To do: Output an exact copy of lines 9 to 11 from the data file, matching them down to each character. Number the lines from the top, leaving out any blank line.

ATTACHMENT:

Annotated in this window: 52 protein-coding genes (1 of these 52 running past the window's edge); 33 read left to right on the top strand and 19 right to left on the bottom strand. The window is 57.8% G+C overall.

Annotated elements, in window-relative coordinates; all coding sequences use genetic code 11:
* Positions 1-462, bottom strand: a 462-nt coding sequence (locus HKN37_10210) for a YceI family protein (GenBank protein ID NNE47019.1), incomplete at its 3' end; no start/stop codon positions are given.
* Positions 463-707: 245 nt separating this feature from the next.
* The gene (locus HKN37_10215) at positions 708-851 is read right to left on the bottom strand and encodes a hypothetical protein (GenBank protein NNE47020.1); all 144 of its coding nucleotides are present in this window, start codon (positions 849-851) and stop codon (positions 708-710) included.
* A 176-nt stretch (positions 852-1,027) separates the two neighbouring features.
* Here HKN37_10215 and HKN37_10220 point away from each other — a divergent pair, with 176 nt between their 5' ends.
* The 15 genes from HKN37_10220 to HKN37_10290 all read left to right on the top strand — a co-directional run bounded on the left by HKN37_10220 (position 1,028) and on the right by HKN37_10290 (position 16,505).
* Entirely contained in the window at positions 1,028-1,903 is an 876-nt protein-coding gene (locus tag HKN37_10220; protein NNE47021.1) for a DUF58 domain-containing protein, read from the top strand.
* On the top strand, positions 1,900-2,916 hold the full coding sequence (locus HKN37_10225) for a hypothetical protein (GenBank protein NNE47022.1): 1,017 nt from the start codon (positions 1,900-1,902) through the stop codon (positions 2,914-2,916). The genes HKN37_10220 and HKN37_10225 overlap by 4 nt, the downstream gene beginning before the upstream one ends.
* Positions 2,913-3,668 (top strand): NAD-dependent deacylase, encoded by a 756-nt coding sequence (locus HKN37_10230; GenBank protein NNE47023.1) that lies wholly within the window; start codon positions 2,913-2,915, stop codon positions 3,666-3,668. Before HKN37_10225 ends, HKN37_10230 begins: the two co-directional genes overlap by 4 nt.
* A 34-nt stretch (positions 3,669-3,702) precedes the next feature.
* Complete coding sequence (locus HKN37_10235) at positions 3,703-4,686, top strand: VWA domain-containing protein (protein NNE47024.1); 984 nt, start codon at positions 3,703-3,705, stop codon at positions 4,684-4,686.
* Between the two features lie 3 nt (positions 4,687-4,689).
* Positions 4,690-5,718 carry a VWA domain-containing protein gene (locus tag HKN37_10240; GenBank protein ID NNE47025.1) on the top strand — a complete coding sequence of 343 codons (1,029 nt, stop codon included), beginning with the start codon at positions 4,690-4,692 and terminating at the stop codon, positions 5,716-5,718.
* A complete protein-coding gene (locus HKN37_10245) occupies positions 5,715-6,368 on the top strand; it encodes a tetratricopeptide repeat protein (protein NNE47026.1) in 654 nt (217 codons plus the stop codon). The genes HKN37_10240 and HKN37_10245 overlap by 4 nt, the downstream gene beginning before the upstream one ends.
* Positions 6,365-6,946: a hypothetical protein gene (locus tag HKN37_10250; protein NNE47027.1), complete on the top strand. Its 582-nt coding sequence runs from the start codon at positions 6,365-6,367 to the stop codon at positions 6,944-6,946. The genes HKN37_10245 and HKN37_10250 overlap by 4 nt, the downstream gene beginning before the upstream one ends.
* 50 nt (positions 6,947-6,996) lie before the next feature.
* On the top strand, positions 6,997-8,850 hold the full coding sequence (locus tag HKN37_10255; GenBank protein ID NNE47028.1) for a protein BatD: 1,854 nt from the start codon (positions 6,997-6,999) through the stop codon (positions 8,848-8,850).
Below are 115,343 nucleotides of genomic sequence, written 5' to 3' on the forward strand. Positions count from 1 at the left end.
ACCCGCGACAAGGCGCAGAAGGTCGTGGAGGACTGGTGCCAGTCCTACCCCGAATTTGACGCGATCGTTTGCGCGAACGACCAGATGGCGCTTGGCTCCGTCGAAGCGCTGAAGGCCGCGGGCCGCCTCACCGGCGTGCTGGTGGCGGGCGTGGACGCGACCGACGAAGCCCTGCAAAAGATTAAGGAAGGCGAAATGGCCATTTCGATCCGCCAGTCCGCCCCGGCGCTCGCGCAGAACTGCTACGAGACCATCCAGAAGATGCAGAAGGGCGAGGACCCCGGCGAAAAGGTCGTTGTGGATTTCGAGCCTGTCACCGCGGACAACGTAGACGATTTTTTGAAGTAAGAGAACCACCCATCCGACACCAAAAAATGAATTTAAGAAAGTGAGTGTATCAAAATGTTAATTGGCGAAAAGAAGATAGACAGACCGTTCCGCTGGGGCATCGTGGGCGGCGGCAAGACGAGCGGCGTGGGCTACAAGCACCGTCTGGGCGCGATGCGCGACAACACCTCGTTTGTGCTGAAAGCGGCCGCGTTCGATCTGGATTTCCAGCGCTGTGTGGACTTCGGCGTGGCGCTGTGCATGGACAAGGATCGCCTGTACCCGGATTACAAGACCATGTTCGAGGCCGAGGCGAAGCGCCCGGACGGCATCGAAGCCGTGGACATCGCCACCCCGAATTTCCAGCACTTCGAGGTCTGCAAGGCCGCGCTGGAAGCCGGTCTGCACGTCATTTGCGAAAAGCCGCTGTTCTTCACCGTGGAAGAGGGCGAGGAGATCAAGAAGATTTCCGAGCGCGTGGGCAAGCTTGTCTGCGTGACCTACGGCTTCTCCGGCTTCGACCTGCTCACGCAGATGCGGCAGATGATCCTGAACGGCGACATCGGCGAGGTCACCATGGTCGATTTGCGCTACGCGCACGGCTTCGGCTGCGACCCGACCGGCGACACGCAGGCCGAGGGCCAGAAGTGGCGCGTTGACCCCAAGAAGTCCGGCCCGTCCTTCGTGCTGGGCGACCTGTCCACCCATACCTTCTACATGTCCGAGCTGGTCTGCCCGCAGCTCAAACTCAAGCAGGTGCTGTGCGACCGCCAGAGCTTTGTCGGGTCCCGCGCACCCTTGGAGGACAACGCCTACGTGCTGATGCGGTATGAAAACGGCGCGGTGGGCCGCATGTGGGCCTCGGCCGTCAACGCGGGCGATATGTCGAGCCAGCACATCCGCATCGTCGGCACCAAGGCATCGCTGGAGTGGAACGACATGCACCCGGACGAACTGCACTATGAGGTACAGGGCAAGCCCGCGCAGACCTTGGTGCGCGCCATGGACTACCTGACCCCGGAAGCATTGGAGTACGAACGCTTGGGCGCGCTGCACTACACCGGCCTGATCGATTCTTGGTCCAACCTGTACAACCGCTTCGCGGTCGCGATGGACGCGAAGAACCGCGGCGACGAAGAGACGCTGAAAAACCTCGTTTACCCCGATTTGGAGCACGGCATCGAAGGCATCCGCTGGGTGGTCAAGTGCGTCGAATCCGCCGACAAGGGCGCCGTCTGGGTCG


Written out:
* Entirely contained in the window at positions 1,028-1,903 is an 876-nt protein-coding gene (locus tag HKN37_10220; protein NNE47021.1) for a DUF58 domain-containing protein, read from the top strand.
* On the top strand, positions 1,900-2,916 hold the full coding sequence (locus HKN37_10225) for a hypothetical protein (GenBank protein NNE47022.1): 1,017 nt from the start codon (positions 1,900-1,902) through the stop codon (positions 2,914-2,916). The genes HKN37_10220 and HKN37_10225 overlap by 4 nt, the downstream gene beginning before the upstream one ends.
* Positions 2,913-3,668 (top strand): NAD-dependent deacylase, encoded by a 756-nt coding sequence (locus HKN37_10230; GenBank protein NNE47023.1) that lies wholly within the window; start codon positions 2,913-2,915, stop codon positions 3,666-3,668. Before HKN37_10225 ends, HKN37_10230 begins: the two co-directional genes overlap by 4 nt.